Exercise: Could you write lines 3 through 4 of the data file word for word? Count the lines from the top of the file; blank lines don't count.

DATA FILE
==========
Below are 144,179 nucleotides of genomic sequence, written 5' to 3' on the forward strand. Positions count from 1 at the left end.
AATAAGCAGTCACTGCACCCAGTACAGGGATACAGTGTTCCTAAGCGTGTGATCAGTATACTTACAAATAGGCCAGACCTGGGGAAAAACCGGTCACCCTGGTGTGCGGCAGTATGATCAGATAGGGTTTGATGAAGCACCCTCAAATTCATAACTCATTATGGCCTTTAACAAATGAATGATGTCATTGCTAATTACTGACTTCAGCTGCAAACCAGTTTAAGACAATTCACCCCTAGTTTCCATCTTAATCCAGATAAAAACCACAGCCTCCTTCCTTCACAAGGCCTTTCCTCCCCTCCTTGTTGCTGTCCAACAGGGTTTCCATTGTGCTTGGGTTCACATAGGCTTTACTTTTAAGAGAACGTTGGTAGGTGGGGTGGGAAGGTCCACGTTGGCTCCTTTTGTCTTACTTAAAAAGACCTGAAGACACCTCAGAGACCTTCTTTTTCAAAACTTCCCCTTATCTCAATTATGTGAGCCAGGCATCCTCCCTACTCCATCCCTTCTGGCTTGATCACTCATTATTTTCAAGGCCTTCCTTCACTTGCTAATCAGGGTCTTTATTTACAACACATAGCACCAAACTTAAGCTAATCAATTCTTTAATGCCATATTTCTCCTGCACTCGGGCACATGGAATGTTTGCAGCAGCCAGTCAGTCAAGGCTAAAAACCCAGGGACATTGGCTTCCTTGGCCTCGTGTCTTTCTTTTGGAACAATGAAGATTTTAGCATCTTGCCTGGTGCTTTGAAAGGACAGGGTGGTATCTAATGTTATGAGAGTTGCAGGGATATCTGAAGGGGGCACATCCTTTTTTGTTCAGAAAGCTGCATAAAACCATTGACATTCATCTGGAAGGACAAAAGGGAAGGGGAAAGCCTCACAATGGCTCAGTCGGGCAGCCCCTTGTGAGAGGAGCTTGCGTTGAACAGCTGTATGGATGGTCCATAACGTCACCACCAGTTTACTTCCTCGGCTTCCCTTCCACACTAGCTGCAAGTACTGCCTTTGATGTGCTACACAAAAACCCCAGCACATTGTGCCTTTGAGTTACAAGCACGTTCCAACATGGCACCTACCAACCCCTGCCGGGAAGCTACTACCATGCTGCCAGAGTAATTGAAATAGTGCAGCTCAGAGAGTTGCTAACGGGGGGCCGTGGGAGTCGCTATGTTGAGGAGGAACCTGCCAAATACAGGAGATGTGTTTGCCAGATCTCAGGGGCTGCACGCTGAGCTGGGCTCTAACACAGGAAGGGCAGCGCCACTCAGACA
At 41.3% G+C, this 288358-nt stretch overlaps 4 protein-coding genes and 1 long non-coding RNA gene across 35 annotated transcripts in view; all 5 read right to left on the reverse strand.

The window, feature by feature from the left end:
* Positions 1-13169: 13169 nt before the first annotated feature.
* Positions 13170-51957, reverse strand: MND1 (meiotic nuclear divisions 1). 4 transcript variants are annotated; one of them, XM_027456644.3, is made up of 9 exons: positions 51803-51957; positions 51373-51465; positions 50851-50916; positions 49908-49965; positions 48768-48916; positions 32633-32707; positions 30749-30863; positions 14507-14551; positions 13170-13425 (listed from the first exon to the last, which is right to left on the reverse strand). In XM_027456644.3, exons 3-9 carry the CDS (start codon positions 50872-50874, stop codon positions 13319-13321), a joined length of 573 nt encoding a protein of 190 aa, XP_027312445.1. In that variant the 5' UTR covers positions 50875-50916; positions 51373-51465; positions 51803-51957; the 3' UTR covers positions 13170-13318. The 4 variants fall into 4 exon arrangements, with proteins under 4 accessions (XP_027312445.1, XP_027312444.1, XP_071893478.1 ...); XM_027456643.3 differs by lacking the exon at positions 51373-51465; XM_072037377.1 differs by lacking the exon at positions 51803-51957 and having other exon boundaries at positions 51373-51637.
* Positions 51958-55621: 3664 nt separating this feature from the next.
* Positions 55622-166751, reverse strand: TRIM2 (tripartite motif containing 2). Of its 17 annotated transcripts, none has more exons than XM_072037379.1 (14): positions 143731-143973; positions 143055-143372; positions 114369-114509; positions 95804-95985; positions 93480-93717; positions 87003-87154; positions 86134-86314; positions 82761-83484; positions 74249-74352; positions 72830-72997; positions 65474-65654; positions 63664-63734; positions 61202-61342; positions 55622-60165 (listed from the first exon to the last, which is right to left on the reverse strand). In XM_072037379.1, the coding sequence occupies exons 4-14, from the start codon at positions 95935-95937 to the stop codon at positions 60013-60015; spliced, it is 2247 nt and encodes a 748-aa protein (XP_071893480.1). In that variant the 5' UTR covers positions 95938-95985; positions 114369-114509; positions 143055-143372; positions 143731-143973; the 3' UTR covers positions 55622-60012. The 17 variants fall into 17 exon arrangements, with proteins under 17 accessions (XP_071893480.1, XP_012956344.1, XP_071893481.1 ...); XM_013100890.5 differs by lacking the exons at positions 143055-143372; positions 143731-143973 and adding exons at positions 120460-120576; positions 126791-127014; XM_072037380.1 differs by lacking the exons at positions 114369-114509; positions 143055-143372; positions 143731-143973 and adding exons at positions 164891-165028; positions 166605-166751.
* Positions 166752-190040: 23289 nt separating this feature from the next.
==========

At 41.3% G+C, this 288358-nt stretch overlaps 4 protein-coding genes and 1 long non-coding RNA gene across 35 annotated transcripts in view; all 5 read right to left on the reverse strand.

The window, feature by feature from the left end: